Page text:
Error executing child request for handler 'System.Web.Mvc.HttpHandlerUtil+ServerExecuteHttpHandlerAsyncWrapper'. WebpartsBlocks/HeadlinesBox/SomeWebparts
Daily Israel Report

NY Judge Rules: Jordanian Bank Can Face Trial Over Terrorism

The Arab Bank has lost a bid to avoid a U.S. trial in a lawsuit by terrorism victims, who accuse it of supporting attacks in Israel.
By Elad Benari
First Publish: 4/26/2013, 4:13 AM

Bus bombed in 2004 suicide attack
Bus bombed in 2004 suicide attack
Flash 90

Arab Bank, Jordan’s largest lender, has lost a bid to avoid a U.S. trial in a lawsuit brought by terrorism victims who accuse it of supporting attacks in Israel, Bloomberg reports.

On Wednesday, U.S. District Judge Nina Gershon rejected the bank’s request to throw out the case, sending it toward trial.

The victims claim in their lawsuit that the Amman-based Arab Bank “knowingly and purposefully supported” foreign terrorist organizations from 1995 to 2004 by providing financial support to terrorists, including administering payments to the families of Palestinian Authority Arab suicide bombers.

The bank has denied wrongdoing.

“For nine years, it’s been the stated goal of all of the plaintiffs to have the opportunity to get their day in court,” Gary Osen, a lawyer for some of the plaintiffs, was quoted by Bloomberg as having said after the hearing.

“This is certainly not the end of the process but it vindicates their right to have their day in court,” he added.

A lead plaintiff in the case is Courtney Linde, whose husband, John Linde Jr., was killed on Oct. 15, 2003, while guarding diplomats traveling in Gaza. The case was brought under the U.S. Anti-Terrorism Act, which allows for lawsuits against companies that provide support for terrorist organizations.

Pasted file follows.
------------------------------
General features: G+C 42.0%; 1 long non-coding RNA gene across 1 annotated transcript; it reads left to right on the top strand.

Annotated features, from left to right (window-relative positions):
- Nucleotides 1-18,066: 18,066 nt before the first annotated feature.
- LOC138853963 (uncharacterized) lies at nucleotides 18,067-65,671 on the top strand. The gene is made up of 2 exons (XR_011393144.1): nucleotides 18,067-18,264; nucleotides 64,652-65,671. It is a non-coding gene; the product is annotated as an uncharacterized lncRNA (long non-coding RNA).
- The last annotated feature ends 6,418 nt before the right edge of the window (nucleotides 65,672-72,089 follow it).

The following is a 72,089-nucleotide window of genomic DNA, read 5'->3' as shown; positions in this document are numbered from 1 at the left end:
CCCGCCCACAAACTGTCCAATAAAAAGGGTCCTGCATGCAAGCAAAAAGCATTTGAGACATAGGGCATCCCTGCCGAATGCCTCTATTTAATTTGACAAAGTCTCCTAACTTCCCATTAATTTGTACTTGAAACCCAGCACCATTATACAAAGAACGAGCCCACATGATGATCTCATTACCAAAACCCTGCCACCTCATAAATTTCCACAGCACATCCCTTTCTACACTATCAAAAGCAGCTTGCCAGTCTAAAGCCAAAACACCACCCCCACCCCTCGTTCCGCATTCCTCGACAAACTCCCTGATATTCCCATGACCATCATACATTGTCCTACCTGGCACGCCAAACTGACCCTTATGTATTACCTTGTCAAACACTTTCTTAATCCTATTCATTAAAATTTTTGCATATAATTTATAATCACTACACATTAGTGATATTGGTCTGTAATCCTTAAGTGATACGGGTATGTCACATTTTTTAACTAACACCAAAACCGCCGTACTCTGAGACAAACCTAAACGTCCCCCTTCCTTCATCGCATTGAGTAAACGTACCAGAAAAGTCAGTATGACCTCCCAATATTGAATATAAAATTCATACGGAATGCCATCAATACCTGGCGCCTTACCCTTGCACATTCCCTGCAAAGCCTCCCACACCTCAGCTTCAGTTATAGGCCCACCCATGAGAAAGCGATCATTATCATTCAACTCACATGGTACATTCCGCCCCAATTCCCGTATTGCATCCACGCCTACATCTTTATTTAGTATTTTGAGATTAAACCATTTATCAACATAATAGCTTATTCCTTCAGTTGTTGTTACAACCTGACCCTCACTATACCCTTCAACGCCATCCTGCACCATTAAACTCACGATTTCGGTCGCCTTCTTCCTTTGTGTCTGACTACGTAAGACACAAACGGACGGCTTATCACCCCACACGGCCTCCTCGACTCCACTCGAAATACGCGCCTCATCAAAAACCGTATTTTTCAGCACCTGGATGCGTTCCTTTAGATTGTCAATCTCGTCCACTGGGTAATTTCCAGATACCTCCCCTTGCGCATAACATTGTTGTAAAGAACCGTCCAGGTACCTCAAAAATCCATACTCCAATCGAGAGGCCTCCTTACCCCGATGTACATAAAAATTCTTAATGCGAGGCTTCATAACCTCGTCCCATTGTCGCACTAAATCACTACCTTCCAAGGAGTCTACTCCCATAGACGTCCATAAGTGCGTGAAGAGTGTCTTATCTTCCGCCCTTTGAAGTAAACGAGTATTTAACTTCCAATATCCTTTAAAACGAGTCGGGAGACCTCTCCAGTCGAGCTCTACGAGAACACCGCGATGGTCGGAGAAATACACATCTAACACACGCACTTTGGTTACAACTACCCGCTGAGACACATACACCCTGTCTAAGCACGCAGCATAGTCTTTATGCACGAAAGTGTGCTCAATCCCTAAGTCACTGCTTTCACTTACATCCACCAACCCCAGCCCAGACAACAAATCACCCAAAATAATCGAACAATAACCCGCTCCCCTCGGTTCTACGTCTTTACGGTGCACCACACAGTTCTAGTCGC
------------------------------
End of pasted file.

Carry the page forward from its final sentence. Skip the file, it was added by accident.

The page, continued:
Bob Chlopak of Chlopak Leonard Schechter & Associates in Washington, a spokesman for the bank, said in a statement quoted by Bloomberg that the judge’s decision “is only a preliminary ruling allowing the case to proceed to trial by a jury.”

“The bank remains confident that the extensive evidentiary record will demonstrate at trial that the transactions at issue were routine and lawful, and the bank did not knowingly or proximately cause the acts of terrorism at issue in these cases,” Chlopak said.

The trial, tentatively set for September or October, would cover claims brought by 296 people, including victims of 24 separate attacks and their family members. Lawyers said the trial may last as long as 12 weeks.

In November, Arab Bank won the dismissal of a separate suit filed by former Israeli government official Mati Gill, who was injured in a 2008 by a shot fired from Gaza.

U.S. District Judge Jack Weinstein in Brooklyn ruled that Gill didn’t show enough evidence that the bank played a role in the attack to send the case to trial.

In her decision Wednesday, Gershon granted the bank’s request to dismiss certain claims specifying that it aided and abetted terrorist activities. She allowed the rest of the suit to move forward.